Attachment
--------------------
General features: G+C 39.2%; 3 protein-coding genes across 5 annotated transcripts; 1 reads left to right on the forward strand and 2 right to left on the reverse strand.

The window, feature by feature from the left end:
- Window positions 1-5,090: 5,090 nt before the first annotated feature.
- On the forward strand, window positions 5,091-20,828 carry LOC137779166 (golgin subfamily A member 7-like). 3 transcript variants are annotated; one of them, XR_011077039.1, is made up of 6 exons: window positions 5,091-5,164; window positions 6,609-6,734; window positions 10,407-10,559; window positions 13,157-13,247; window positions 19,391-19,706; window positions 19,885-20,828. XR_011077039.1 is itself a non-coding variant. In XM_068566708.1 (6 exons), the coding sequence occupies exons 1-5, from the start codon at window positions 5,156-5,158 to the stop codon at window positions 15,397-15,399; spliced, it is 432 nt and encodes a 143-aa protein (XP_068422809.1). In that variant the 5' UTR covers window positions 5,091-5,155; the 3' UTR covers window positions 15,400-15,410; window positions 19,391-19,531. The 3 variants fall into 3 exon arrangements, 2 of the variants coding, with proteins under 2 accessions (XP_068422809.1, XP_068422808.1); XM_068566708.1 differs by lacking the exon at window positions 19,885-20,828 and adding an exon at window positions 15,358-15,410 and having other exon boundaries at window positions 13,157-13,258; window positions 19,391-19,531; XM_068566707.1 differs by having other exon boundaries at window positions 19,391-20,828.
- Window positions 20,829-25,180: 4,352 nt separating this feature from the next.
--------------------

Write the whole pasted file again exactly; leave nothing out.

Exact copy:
General features: G+C 39.2%; 3 protein-coding genes across 5 annotated transcripts; 1 reads left to right on the forward strand and 2 right to left on the reverse strand.

The window, feature by feature from the left end:
- Window positions 1-5,090: 5,090 nt before the first annotated feature.
- On the forward strand, window positions 5,091-20,828 carry LOC137779166 (golgin subfamily A member 7-like). 3 transcript variants are annotated; one of them, XR_011077039.1, is made up of 6 exons: window positions 5,091-5,164; window positions 6,609-6,734; window positions 10,407-10,559; window positions 13,157-13,247; window positions 19,391-19,706; window positions 19,885-20,828. XR_011077039.1 is itself a non-coding variant. In XM_068566708.1 (6 exons), the coding sequence occupies exons 1-5, from the start codon at window positions 5,156-5,158 to the stop codon at window positions 15,397-15,399; spliced, it is 432 nt and encodes a 143-aa protein (XP_068422809.1). In that variant the 5' UTR covers window positions 5,091-5,155; the 3' UTR covers window positions 15,400-15,410; window positions 19,391-19,531. The 3 variants fall into 3 exon arrangements, 2 of the variants coding, with proteins under 2 accessions (XP_068422809.1, XP_068422808.1); XM_068566708.1 differs by lacking the exon at window positions 19,885-20,828 and adding an exon at window positions 15,358-15,410 and having other exon boundaries at window positions 13,157-13,258; window positions 19,391-19,531; XM_068566707.1 differs by having other exon boundaries at window positions 19,391-20,828.
- Window positions 20,829-25,180: 4,352 nt separating this feature from the next.